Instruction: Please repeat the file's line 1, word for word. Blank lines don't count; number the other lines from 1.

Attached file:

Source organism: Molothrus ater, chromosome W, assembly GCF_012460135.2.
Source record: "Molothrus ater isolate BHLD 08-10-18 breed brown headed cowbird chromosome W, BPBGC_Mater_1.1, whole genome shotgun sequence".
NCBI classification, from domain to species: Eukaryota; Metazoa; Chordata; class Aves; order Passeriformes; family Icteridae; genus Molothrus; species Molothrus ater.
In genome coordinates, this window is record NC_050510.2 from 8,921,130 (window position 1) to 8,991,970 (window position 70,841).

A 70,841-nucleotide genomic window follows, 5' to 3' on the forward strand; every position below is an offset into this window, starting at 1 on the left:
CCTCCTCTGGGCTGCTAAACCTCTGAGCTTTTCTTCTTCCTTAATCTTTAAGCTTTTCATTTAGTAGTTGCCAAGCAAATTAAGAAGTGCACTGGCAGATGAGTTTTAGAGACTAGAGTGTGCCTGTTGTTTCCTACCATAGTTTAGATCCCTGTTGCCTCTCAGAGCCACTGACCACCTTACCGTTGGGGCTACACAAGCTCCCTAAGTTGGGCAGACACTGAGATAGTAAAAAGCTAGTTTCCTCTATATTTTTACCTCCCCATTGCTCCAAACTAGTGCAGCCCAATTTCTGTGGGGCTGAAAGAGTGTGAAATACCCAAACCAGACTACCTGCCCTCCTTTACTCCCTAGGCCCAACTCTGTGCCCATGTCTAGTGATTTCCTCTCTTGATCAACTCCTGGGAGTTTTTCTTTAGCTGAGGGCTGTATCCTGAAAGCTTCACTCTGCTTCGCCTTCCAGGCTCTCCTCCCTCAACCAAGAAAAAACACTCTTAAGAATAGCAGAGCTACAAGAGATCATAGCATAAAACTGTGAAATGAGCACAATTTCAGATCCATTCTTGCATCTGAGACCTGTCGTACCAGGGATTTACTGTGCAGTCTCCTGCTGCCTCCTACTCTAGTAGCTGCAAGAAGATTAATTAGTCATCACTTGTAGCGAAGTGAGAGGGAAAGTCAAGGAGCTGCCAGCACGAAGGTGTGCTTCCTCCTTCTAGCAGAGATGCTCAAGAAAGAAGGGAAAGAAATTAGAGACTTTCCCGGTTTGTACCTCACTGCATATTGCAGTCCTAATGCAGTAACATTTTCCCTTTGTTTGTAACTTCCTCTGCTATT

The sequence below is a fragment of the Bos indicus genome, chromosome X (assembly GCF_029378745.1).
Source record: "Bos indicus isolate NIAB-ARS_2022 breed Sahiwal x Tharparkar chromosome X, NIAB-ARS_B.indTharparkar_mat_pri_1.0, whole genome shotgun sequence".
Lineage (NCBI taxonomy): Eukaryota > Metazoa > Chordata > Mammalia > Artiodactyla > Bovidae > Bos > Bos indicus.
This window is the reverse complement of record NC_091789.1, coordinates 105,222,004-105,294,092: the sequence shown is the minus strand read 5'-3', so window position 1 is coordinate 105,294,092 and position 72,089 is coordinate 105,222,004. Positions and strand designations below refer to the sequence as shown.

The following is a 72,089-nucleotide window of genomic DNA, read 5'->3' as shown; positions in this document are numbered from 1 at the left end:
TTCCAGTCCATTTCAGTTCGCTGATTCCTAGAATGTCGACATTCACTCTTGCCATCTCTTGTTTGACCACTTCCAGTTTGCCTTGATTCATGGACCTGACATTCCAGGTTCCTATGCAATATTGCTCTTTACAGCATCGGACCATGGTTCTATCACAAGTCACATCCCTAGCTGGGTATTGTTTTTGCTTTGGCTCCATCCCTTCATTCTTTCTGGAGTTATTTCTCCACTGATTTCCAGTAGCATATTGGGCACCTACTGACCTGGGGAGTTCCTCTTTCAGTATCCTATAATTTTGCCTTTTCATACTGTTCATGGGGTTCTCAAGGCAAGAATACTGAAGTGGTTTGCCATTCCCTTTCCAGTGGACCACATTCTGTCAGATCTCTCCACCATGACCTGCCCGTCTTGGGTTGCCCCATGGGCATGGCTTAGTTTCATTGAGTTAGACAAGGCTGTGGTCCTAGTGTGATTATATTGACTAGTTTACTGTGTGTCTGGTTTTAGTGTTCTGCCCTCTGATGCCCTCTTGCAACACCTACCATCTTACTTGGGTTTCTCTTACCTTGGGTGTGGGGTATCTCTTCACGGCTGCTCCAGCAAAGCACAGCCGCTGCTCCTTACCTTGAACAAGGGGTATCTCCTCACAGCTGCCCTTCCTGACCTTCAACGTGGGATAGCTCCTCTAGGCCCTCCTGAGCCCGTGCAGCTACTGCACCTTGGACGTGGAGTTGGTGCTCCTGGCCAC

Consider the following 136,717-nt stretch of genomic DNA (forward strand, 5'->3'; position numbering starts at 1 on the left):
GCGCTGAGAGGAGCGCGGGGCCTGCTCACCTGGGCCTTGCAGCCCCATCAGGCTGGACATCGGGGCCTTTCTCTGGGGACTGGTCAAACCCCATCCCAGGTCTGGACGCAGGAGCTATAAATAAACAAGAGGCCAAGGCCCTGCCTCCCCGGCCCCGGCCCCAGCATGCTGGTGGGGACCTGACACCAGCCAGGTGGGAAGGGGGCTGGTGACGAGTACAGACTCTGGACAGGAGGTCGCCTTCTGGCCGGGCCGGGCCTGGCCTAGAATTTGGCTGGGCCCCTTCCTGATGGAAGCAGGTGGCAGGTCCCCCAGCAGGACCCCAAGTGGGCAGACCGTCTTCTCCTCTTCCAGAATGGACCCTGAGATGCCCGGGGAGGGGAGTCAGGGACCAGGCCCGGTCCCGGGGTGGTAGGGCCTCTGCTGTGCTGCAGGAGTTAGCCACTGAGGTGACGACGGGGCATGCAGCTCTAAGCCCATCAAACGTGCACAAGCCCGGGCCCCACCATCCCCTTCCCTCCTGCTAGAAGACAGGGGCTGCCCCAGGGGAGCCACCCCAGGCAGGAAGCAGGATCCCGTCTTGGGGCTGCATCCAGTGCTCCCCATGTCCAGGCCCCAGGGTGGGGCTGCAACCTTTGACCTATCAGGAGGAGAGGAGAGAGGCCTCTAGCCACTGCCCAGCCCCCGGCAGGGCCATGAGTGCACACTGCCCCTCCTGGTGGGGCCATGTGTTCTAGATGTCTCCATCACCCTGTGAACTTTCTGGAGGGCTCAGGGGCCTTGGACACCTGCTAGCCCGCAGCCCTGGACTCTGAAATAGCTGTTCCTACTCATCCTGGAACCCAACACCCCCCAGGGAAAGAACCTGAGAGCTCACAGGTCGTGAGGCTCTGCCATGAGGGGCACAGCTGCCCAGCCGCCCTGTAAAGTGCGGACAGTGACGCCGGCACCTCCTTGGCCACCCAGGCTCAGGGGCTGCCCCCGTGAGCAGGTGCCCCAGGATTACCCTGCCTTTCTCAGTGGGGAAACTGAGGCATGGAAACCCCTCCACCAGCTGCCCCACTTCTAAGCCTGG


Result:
Source organism: Molothrus ater, chromosome W, assembly GCF_012460135.2.